She loved me for the dangers I had pass'd, and I loved her that she did pity them.

I just want to say, The

I just want to say, The Phantom's makeup is really creepy, and realistic. I mean, It may look mild compared to other Phantoms' makeup, but if you saw him walking down the street, you would either run the other way, call the police, or get sick. It's really good.

This is a sure classic there,

This is a sure classic there, I've seen it like 10 times :)

"Screaming Blue Murder!"

"Screaming Blue Murder!" Defending Hammer's PHANTOM  

I must stand up for this film, which I certainly find to be one of the best of Hammer and director Terence Fisher. I must acknowledge that of the first three classic film versions of The Phantom of the Opera, this one is my personal favorite which simply gives me the most pleasure. With all due respect to the original Lon Chaney masterpiece (1925/29), this version works best for me as a mystery-thriller in the fashion of the pulp "yellow press" novels of Gaston Leroux and others.


The film lacks the epic grandeur of its two more famous progenitors yet benefits enormously from well-developed characters, strong acting and appealing performers. In place of the fantastical European setting is a fairly realistic depiction of Victorian London with evokes the flavor of Leroux's English counterpart, mystery novelist Edgar Wallace.


The screenplay by John Elder (pseudonym for Hammer producer Anthony Hinds) emphasizes drama rather than the high melodrama of the film's epic predecessors. It must be made clear that this is not a direct adaptation Leroux's novel but a careful reworking of the highly original scenario of the (vastly underappreciated) Technicolor Musical version (1943) starring Claude Raines. That retelling of Leroux's story was primarily concerned with establishing a tragic origin for the disfigured and masked "Opera Ghost" as a sympathetic victim of injustice. Elder faithfully adapts the 1943 script while restoring the original's sense of mystery and Gothic horror. This approach is perfectly in line with the underlying humanism that is the hallmark of the best films of Terence Fisher (HORROR OF DRACULA, BRIDES OF DRACULA, REVENGE OF FRANKENSTEIN, FRANKENSTEIN MUST BE DESTROYED, THE DEVIL RIDES OUT, etc.).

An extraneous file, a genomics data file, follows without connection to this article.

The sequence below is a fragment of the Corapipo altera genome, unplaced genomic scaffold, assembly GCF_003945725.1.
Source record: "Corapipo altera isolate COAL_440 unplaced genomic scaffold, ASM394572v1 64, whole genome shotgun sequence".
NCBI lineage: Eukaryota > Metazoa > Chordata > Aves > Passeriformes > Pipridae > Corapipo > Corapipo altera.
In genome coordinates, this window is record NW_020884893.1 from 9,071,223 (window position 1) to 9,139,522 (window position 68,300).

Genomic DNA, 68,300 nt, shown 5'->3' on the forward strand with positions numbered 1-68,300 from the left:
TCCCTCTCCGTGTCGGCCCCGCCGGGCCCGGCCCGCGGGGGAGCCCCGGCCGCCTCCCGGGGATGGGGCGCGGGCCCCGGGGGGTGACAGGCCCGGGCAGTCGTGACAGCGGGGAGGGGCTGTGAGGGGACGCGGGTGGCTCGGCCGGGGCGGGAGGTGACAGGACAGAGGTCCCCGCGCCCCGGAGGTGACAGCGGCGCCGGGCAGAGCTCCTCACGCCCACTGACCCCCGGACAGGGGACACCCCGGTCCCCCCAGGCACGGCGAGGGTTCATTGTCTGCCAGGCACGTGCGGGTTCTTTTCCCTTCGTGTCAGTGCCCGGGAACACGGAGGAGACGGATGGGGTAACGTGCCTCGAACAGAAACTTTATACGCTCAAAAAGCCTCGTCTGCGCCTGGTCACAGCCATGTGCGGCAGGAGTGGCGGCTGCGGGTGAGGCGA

Terence Fisher himself is the key to the film's excellence. Unlike the directors of the Lon Chaney and Claude Raines versions (Rupert Julian and Arthur Lubin, respectively), Fisher was a genuine artist of long standing as well as a master of the Gothic cinema. I have no question that his PHANTOM is one of Fisher's (and Hammer's) finest works.


The film is hardly "overrated". At the time of release it was a critical and commercial failure and bore the stigma of that rejection for many years. Hammer blamed Terence Fisher who temporarily left the company yet came back in a big way. Decades passed before critical reassessment found this to be Hammer's (and especially Fisher's) most maligned films.


I have read of a college course which taught Terence Fisher with a screening of a dozen of his Hammer films. It was reported that when polled the students in the class almost universally chose THE PHANTOM OF THE OPERA as their favorite, citing the emotional power of the drama as the basis of their preference.


Hammer's THE PHANTOM OF THE OPERA (1962) is not a perfect or unflawed film but then neither are the 1925/29 and 1943 versions -- nor, for that matter, Gaston Leroux's pulp novel itself. To my mind, however, it stands firmly on a par as one of the three most memorable versions of the story prior to the 2004 filming of Andrew Lloyd Webber's operetta.















I coincidentally discovered

I coincidentally discovered that significant chunks of Jenn Dlugos' article above were used in an uncredited review appearing in JamesDunn81's "Murder Legendre" site, which I found to be troubling. (https://murderlegendre.wordpress.com/2009/12/14/phantom-of-the-opera-1962/) I have left a note there, now awaiting moderation, and I hope the site owner will rectify the situation.